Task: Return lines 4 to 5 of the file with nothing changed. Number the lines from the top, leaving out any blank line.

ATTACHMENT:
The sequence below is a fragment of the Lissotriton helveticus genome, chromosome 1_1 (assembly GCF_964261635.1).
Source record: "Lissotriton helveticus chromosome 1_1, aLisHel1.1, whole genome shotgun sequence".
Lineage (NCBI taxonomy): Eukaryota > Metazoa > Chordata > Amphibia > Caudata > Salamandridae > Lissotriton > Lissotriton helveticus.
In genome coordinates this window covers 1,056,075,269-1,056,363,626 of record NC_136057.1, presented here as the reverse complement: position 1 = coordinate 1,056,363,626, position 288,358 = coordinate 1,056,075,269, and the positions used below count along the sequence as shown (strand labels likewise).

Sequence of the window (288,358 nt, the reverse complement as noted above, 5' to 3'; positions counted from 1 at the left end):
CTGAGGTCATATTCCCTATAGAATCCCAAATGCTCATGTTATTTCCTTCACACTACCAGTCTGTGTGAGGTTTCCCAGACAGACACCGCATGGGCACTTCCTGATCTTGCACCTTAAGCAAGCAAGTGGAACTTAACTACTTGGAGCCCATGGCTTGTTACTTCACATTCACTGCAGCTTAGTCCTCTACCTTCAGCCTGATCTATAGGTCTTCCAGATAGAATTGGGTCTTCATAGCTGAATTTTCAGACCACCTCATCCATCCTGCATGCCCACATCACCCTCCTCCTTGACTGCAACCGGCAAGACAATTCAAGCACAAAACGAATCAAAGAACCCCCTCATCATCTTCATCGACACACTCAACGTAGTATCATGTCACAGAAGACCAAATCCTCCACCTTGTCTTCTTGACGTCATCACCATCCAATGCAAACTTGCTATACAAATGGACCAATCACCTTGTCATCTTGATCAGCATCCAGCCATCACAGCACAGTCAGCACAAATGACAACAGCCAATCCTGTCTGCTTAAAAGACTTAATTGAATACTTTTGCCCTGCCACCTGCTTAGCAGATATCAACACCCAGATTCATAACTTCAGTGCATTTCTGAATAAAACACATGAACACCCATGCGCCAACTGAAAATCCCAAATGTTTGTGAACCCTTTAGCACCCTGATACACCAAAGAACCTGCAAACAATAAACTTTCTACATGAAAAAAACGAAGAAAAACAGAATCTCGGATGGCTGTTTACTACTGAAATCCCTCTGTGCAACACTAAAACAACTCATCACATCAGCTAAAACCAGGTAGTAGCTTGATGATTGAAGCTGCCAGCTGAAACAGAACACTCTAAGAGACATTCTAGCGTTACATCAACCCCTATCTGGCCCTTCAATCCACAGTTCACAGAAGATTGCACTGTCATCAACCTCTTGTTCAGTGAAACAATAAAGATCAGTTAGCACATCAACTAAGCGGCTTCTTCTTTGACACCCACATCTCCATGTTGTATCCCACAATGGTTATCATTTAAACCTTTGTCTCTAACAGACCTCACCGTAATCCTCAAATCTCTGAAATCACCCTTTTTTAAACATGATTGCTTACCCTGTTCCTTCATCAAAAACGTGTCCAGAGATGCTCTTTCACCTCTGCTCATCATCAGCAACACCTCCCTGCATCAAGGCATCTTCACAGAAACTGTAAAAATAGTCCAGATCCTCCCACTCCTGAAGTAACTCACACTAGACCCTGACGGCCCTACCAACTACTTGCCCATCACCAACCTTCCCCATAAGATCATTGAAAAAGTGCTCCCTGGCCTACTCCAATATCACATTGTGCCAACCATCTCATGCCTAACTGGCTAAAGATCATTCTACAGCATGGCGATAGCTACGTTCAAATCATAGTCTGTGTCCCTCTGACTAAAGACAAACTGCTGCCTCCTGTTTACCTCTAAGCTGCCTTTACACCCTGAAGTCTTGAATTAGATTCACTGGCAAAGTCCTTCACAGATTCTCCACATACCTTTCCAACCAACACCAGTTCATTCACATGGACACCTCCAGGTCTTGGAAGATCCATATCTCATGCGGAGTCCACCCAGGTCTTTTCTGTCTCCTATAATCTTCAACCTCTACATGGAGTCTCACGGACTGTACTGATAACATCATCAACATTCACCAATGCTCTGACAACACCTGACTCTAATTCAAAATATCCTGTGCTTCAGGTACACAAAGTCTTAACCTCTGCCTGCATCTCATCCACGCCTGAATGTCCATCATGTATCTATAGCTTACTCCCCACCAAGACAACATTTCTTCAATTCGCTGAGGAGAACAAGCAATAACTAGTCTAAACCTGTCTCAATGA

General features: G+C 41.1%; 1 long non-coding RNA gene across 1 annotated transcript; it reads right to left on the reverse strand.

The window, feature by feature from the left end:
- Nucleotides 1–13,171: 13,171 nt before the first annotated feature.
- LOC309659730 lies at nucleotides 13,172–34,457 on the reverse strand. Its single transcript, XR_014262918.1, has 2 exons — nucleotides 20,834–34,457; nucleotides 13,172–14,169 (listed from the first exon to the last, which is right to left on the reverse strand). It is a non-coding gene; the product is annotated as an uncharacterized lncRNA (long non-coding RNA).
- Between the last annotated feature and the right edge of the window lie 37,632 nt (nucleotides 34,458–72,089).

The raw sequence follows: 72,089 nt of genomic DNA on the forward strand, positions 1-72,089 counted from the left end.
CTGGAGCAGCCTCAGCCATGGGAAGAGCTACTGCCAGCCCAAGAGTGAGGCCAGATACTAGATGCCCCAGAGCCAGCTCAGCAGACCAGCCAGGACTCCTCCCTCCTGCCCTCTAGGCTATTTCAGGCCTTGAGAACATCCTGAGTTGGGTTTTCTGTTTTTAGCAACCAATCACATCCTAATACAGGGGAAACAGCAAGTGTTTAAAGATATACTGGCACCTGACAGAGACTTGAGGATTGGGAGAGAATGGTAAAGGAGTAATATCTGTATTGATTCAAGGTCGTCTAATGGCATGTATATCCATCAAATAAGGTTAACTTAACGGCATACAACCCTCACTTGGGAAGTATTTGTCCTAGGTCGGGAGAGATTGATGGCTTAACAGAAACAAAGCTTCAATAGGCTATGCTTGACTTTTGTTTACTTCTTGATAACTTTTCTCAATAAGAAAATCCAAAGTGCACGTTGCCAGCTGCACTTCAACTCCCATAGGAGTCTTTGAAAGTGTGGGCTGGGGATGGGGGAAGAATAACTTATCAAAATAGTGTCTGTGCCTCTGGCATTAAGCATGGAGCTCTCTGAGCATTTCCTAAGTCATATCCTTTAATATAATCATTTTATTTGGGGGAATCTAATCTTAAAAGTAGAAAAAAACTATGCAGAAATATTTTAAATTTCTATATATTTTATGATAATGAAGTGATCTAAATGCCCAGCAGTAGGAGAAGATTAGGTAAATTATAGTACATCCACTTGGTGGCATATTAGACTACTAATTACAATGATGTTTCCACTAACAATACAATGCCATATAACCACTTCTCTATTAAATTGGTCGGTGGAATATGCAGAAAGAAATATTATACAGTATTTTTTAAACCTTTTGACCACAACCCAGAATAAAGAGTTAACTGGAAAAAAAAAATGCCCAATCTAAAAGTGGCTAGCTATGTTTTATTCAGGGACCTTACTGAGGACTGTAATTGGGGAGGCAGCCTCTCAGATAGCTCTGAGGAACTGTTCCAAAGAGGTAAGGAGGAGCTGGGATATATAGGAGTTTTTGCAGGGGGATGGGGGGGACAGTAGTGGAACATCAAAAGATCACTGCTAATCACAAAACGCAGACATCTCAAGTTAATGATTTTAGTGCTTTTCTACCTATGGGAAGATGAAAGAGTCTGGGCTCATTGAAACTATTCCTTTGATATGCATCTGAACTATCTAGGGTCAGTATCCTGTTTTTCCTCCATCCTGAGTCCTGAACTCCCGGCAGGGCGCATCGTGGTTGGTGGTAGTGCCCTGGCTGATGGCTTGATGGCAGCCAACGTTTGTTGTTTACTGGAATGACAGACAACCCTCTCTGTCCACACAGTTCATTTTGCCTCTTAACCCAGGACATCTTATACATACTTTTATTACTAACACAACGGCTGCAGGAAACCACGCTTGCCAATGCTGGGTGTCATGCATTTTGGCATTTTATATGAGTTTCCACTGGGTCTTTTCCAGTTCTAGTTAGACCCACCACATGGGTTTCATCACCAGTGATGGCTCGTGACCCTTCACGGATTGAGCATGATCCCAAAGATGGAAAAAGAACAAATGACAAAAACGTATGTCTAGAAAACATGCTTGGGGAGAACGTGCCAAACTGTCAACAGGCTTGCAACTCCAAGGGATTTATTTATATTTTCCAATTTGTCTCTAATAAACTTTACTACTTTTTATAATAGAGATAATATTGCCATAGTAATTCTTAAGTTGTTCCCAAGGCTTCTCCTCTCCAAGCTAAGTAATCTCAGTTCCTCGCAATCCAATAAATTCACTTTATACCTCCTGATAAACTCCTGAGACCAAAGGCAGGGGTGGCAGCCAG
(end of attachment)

In genome coordinates this window covers 1,056,075,269-1,056,363,626 of record NC_136057.1, presented here as the reverse complement: position 1 = coordinate 1,056,363,626, position 288,358 = coordinate 1,056,075,269, and the positions used below count along the sequence as shown (strand labels likewise).

Sequence of the window (288,358 nt, the reverse complement as noted above, 5' to 3'; positions counted from 1 at the left end):